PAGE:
Previous work has been carried out to try to identify slum areas from satellite data. Because satellite data is readily available at varying temporal and spatial scales, and can be analyzed systematically for an entire city on a desktop computer, a satellite data-based method to identify slums could prove valuable and useful to identify slum areas and to capture changes in slum areas over time. A study of Hyderabad, India developed and tested a method of statistically analyzing spectral signatures from high-resolution satellite data and found that slums of roughly 3600 square meters could be successfully identified with satellite data alone, but acknowledged that the method may not detect smaller slums (Kit et al, 2012). Object-oriented analysis techniques have been applied to settings in Africa (Kisumu, Kenya and Accra, Ghana), and while this family of methods performs well in classifying areas, the results were not fully validated against a ground-based list of all slums (Kohli et al, 2012; Stow et al, 2007; Stoler et al, 2012). Finally, a study by Jain (2007) used IKONOS satellite data to identify and validate areas of temporary structures in part of Dehradun, India. We did not identify any published study prior to 2010 (or to date) that used the analysis from satellite data alone to validate the identification of slum areas previously identified from official records (for example, municipal records or Census offices) for an entire city.

Neither the 2005/06 NFHS nor reports from the 2001 Census indicate the level of geographic concentration of slum dwellers, or of the poor. In neighboring Bangladesh, a census of slums in six cities found that 35 percent of the population of those cities lived in slums, but that the slums occupied only four percent of the land area of the cities (Angeles, Lance et al. 2009). Similar data is currently not available for India. While empirical evidence suggests that on average, slum dwellers are worse-off in terms of health status, the available data tell us little about whether the slum dwellers are actually the poorest. The average health of slum dwellers may mask heterogeneity within slums, and household income may also vary greatly within slum areas. Currently available asset indicators such as those from the NFHS are known to be biased in urban areas, and may not paint a complete picture of urban poverty much less poverty within slum areas (Rutstein 2008). The lack of such data for India highlighted the need for an alternative strategy to delineate the slum and non-slum areas for the UHI study cities in order to measure differences in average changes among slum and non-slum dwellers, in addition to capturing total change across cities.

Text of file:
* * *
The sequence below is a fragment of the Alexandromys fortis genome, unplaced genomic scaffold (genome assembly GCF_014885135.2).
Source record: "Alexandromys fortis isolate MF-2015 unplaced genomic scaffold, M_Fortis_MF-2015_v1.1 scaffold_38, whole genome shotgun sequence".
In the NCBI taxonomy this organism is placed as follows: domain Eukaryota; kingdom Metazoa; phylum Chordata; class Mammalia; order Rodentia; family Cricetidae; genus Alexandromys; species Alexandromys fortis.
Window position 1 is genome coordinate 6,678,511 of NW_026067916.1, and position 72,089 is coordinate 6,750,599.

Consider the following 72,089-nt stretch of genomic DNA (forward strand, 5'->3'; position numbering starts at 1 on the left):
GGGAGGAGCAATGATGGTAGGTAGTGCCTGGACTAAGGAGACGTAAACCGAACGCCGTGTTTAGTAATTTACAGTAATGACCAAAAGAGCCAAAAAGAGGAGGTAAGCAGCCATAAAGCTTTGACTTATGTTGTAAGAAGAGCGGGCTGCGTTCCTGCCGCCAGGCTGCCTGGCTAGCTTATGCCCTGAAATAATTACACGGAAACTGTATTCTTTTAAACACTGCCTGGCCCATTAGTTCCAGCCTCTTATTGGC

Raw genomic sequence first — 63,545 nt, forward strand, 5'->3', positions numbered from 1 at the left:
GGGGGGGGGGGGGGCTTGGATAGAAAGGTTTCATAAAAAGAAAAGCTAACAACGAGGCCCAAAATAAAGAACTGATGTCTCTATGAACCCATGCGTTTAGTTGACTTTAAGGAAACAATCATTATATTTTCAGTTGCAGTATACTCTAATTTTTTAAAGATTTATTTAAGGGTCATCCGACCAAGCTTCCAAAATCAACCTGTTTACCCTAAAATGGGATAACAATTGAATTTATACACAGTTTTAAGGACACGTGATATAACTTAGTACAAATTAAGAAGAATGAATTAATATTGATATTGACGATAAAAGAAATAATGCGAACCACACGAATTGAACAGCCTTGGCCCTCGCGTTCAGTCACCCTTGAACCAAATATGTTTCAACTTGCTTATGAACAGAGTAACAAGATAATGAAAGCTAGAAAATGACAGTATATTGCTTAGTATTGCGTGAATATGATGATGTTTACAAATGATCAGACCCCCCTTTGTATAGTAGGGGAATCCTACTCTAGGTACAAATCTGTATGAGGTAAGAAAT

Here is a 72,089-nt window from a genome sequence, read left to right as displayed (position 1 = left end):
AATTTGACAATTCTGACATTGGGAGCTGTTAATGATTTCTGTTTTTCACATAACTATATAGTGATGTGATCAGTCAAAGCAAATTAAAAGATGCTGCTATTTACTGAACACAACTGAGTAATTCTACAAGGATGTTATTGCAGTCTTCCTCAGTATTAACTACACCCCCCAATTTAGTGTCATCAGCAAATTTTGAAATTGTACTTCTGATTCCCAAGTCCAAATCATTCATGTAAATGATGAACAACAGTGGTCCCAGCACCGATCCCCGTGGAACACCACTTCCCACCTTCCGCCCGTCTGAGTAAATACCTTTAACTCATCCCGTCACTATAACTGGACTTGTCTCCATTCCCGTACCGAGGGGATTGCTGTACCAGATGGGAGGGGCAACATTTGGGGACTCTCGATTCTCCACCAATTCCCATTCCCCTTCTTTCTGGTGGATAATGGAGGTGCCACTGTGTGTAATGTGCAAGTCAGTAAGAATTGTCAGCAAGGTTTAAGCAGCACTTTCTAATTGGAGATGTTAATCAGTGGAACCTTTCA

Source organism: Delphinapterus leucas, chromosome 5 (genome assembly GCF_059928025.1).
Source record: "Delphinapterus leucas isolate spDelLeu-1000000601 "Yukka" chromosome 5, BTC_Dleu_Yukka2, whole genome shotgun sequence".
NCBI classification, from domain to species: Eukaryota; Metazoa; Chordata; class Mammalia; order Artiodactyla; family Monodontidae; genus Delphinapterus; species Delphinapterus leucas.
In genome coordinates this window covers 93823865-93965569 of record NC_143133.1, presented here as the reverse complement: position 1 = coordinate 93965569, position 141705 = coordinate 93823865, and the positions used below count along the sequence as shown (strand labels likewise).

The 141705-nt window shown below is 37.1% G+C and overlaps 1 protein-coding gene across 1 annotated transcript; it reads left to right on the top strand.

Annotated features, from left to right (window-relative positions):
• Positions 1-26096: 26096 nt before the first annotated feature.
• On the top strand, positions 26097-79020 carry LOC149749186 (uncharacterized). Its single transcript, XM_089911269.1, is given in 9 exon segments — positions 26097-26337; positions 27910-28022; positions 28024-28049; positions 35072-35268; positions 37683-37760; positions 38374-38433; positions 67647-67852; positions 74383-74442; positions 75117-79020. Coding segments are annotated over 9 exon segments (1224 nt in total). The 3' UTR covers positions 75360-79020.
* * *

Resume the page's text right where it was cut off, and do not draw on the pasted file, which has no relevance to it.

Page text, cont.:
An additional challenge in measuring and monitoring the health and population of slum areas is whether slum areas are adequate proxies for identifying the urban poor. Given that there is no standard definition of slum and that slum areas constantly change and improve or become worse over time, whether or not slum areas can serve as a good proxy for the poor will inherently depend on the definition used for slums, and for the poor. Chandrasekhar and Montgomery (2009) reviewed the findings from two National Sample Survey Organization (NSSO) surveys carried out in India: the 61st round of the household expenditure survey and the 58th round of the survey on housing conditions to assess how changes in the poverty line could result in changes in affordability of minimally adequate accommodation. The authors found that a substantial proportion of the urban poor as defined by the official poverty line (23.4 percent) do not live in notified or non-notified slums (Chandrasekhar and Montgomery 2009). The authors found that about half the population (51.7 percent) living in non-notified slums and about 44 percent of those living in notified slums were below the poverty line. And while the authors note that this distribution could be a result of misclassification of non-slum areas which are really slums, the results also suggest that the a substantial percentage of the urban poor may live in non-slum areas, according to the definition of slums used in the NSSO surveys.